Based on a short story by award-winning Haitian-American writer, Edwidge Danticat, and adapted and to be directed by Easmanie Michel, Caroline’s Wedding, explores the immigrant experience and the struggles of a hard-working Haitian family adjusting to a new life in Brooklyn in the 1990s. Caroline’s Wedding is being produced by NYWIFT members Jane Applegate and Lisa Ehrlich Rapkin.
This contemporary family drama features a strong-willing mother and two devoted sisters in their twenties. Grace, the shy and sensible sister is the backbone of the family. American-born Caroline, the younger sister, loves her family, but resists Haitian traditions and embraces life as a modern, young American woman.
Caroline’s upcoming wedding to Eric, a young African-American janitor Ma does not approve of drives this universal drama. Every parent, no matter what culture they come from, can relate to Ma’s concern that her daughter is settling for the wrong husband. Ma believes that Caroline’s missing forearm, was caused by a drug Ma was forced to take while she was in prison, early in her pregnancy.
Caroline loves her mother, but refuses to break off the engagement to Eric. This leaves Grace to serve as the buffer between Ma’s traditional Haitian values and Caroline’s feisty independence. Ma’s devotion to Haitian beliefs and rituals is a constant source of conflict between her and her daughters and an intriguing part of the story.
Shortly after Grace becomes a citizen, her beloved, deceased father’s spirit appears to her in several magically realistic dream sequences. Grace’s visions of her father, who died years ago, force her to grapple with the conflicts arising from being an immigrant trying to embrace traditional Haitian values at a time when Haitians were being blamed for the AIDs epidemic and other social problems in New York.
The drama builds around Grace’s quest for answers related to her father’s painful decision to divorce Ma and marry Madame Jean-Pierre, a Haitian-American woman who helped her father obtain a green card and eventually bring Ma and Grace to America.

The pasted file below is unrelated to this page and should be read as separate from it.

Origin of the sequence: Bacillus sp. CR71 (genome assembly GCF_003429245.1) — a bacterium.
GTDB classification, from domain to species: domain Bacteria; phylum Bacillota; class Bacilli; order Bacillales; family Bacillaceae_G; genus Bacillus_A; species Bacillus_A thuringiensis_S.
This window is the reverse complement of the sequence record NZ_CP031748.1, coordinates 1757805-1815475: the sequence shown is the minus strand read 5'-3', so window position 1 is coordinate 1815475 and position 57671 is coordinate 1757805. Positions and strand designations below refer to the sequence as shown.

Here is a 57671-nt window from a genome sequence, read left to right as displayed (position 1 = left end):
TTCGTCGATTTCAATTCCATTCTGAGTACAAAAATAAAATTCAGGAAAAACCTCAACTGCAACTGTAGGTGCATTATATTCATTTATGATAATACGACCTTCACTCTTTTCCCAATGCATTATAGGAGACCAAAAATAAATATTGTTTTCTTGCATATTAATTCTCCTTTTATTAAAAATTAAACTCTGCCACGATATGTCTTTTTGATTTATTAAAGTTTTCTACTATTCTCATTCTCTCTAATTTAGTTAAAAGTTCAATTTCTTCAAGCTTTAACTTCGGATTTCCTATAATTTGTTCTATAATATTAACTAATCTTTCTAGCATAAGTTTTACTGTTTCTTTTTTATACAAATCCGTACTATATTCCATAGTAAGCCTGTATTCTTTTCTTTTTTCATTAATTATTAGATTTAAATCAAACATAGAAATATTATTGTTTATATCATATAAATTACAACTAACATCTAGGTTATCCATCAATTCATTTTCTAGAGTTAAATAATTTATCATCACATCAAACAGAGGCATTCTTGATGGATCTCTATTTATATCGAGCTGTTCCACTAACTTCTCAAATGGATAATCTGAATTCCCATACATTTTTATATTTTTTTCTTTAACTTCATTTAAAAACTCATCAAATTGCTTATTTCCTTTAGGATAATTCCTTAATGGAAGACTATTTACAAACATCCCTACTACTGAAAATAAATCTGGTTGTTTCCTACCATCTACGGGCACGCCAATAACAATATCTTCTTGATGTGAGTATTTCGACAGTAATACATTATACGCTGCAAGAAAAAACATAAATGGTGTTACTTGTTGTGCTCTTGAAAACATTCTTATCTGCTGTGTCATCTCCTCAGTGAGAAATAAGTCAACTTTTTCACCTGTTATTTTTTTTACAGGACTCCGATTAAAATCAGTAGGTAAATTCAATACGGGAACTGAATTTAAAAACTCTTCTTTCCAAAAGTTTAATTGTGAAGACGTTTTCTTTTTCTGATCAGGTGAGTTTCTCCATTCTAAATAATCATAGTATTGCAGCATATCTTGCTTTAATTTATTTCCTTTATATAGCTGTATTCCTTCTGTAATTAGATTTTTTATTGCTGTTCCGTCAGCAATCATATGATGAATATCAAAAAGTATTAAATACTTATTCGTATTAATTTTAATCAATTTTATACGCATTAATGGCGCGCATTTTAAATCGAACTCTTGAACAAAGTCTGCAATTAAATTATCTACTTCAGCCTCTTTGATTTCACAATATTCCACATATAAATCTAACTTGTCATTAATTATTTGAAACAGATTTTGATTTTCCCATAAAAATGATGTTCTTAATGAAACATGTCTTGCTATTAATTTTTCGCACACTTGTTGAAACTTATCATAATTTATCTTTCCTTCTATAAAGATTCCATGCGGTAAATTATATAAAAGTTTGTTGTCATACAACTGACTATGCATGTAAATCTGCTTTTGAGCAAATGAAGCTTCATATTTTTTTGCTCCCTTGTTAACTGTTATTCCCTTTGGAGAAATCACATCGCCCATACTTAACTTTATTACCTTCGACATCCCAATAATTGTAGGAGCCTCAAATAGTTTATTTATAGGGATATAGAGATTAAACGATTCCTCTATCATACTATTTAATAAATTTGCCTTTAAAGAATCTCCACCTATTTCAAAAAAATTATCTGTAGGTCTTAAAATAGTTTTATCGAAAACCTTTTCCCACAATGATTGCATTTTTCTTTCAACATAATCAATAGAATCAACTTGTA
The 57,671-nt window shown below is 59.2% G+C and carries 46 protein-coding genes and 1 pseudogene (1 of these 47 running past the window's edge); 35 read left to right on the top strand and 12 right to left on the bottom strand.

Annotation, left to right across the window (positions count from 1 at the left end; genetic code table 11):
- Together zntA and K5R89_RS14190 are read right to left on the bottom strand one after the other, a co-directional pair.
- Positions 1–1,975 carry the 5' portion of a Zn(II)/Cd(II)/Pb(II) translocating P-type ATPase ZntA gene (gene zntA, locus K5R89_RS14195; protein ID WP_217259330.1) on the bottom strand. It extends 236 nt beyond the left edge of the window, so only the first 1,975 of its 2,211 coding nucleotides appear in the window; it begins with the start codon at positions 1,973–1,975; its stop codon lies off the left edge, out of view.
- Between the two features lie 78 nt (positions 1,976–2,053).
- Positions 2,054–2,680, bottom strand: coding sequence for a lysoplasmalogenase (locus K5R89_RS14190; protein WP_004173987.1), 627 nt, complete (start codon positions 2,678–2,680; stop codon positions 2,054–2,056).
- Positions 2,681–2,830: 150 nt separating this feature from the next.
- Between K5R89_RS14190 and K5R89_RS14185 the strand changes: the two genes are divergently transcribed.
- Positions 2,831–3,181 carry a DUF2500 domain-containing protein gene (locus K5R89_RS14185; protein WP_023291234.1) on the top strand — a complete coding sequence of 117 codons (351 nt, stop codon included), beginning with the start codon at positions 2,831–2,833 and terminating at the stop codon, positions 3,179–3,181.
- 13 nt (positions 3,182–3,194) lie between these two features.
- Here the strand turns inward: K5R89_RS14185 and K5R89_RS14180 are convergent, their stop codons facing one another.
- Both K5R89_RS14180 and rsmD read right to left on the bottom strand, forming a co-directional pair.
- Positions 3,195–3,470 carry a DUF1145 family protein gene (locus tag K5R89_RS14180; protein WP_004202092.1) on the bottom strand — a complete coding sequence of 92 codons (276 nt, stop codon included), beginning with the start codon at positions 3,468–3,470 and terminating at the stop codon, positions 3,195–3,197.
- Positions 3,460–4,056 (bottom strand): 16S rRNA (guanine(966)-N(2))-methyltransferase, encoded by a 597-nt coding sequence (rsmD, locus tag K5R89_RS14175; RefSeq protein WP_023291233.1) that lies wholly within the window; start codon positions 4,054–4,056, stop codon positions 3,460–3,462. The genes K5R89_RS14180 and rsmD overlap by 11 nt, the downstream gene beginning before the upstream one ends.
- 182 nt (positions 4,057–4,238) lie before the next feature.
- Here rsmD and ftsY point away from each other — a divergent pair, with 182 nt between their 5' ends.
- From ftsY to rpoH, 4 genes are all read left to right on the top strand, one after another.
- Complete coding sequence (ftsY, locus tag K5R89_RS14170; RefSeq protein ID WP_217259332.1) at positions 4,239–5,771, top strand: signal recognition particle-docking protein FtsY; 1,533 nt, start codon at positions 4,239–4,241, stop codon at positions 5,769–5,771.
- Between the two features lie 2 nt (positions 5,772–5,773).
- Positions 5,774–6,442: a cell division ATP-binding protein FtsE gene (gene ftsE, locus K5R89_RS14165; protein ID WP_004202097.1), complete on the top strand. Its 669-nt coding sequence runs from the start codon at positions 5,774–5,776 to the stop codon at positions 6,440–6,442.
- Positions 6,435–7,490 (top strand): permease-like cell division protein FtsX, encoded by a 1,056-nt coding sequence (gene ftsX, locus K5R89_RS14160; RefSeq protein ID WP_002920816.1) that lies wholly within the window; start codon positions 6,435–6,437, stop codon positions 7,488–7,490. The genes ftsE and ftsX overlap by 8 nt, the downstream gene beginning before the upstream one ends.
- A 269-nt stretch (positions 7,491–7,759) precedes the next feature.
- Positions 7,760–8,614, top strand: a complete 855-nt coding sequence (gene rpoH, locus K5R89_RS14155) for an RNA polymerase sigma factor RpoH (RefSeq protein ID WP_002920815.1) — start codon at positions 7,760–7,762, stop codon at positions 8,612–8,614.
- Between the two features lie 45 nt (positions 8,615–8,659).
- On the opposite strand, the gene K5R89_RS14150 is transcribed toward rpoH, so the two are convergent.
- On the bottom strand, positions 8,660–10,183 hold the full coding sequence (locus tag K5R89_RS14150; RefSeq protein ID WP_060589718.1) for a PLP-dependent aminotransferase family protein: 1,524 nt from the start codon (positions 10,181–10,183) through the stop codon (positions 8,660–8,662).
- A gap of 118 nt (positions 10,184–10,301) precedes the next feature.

Madame Jean-Pierre wants to be involved in the sisters’ lives but is thwarted by Ma’s jealously and refusal to deal with the past. Over Ma’s objections, Grace finally connects with Madame Jean-Pierre to find the answers she needs to move on.
Stepping out of the shadow of her bolder, younger sister, Grace finally finds a friend in Zack, a local activist protesting the treatment of Haitian immigrants in Brooklyn. His friendship gives her the strength to speak up about her feelings and find her voice.
We plan to shoot the film in a Haitian neighborhood of Brooklyn in 2017. To build awareness and encourage community involvement in the film, we’ve established a cultural advisory board comprised of respected Haitian-American educators and community members.
NYWIFT is our fiscal sponsor. We appreciate your support of this project. For more information about the project please visit: www.carolinesweddingthefilm.com or contact: firstname.lastname@example.org.
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NYWIFT programs, screenings and events are supported, in part, by grants from New York City Department of Cultural Affairs in partnership with the City Council, and New York State Council on the Arts with the support of Governor Andrew Cuomo and the New York State Legislature.
Last updated: Oct. 3, 2016